|Publication number||US4087870 A|
|Application number||US 05/710,149|
|Publication date||May 9, 1978|
|Filing date||Jul 30, 1976|
|Priority date||Jul 30, 1976|
|Publication number||05710149, 710149, US 4087870 A, US 4087870A, US-A-4087870, US4087870 A, US4087870A|
|Inventors||John M. Palmer, Jr.|
|Original Assignee||Palmer Jr John M|
|Export Citation||BiBTeX, EndNote, RefMan|
|Patent Citations (7), Referenced by (18), Classifications (10)|
|External Links: USPTO, USPTO Assignment, Espacenet|
1. Field of the Invention
This invention relates to a pool assembly designed and structured to be supportingly positioned in a body of water and be substantially portable by means of the collapsible nature of the liner or liquid container and its interconnection to a floating dock which serves as access to the interior of the liner and the water or liquid maintained therein in segregated relation to the surrounding supportive body of water.
2. Description of the Prior Art
Swimming pools primarily used for recreational and in certain instances health purposes have, of course, been known and used by mankind for literally hundreds of years. With the advent of modern society and its accompanying affluence, the popularity of swimming pools and like structures have increased significantly during the 20th century. Primarily such pool structures have taken the form of permanent installation adapted for both public and residential use. Particularly in the area of residential application swimming pools are relatively common in environments which allow their use for primarily recreational purposes over many months of the year.
However, while such permanent pool structure installations have become more popular in recent years, their cost of installation has increased to the point where their availability to the average person is becoming increasingly questioned.
In an effort to overcome such high costs, the swimming pool industry has developed "portable" type structures which are capable of being installed on land but which have obvious drawbacks and limitations relating to their durability and operative life. Such limitations have obviously affected their desirability which in turn has resulted in searching by the consuming public for a swimming pool structure which is functionally more desirable than static, "on land" portable swimming pool structures but yet less expensive than permanent installations.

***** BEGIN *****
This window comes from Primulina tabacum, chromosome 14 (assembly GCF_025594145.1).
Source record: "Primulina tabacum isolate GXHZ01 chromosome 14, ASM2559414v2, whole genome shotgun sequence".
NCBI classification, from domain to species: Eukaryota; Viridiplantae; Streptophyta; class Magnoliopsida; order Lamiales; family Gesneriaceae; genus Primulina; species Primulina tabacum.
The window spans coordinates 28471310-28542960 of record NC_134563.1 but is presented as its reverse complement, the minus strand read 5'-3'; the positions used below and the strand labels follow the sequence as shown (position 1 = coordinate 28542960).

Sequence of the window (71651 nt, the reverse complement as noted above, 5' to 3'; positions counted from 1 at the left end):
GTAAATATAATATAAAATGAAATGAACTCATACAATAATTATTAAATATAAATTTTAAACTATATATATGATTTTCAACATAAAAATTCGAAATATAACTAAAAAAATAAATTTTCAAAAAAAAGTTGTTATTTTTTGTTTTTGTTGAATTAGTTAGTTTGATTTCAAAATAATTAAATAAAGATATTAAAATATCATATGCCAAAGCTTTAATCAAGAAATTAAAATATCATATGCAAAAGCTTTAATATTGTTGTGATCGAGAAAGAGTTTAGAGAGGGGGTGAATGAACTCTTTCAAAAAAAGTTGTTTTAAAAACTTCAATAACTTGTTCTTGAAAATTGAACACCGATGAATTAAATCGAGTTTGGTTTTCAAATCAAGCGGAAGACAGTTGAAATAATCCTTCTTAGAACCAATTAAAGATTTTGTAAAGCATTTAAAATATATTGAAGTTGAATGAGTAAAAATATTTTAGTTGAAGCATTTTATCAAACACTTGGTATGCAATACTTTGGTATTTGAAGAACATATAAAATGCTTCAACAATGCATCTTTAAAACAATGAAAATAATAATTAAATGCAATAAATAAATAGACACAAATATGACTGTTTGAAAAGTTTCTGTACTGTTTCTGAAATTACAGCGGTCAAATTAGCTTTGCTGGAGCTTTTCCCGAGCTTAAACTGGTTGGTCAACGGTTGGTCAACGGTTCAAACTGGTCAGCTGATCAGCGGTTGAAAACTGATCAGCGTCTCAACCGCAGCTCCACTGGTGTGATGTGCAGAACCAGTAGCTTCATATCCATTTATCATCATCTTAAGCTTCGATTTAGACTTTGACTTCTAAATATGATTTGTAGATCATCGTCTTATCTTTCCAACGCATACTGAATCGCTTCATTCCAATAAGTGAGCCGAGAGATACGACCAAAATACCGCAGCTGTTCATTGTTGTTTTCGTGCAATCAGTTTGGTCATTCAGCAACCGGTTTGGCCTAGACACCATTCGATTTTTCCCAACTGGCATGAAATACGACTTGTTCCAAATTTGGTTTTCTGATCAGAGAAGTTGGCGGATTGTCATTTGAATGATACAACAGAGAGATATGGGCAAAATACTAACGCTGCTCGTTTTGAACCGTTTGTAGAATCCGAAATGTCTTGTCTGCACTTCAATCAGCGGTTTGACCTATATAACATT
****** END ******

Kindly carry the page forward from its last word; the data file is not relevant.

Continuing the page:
Accordingly, attempts have been made to fill this void by members of the commercial swimming pool industry. Such attempts have resulted in the basic conception of "floating pools" which have distinctive qualities from the "on land" portable pool assemblies. More specifically, such "floating pools" are specifically designed and maintained to be supported within a "natural or man-made body of water" such as a lake, river, stream, reservoir, etc.
Such "floating pool assemblies" are represented in the prior art by the patent to Salisbury, U.S. Pat. No. 3,078,472.
While such a prior art structure is certainly operable and desirable for certain specific applications, the structural concept of the floating pool assembly has become desirable to the point of innovating new structural designs and concepts which are now more versatile. These new and more desirable designs lend themself to a wide variety of applications generally not serviceable by the various prior art pool assemblies which are now commercially available. Accordingly, there is seen a need in the swimming pool industry for a portable pool assembly which is specifically designed for operation within a larger, either natural or man-made body of water such as a lake, reservoir, river, etc. Such structure should be capable of being relatively portable so as to facilitate removal to various locations but yet have the structural integrity to provide the operational characteristics generally similar to a permanent pool installations. Such design characteristics should include adequate size, depth and support to provide the capabilities of handling a plurality of people. Such plurality of people will be capable of providing support on the deck and within the liquid maintained in segregated relation to the supportive body of water in which the floating pool assembly is maintained.
In addition, the floating pool structure of the present invention should be capable of being adapted to a "semi-permanent" installation wherein it is intended to maintain the subject assembly in one location for a relatively long period of time. Concurrently such pool assembly should be capable of being transported relatively easily to various locations including extremely temporary sites such as when camping or when traveling relatively long distances.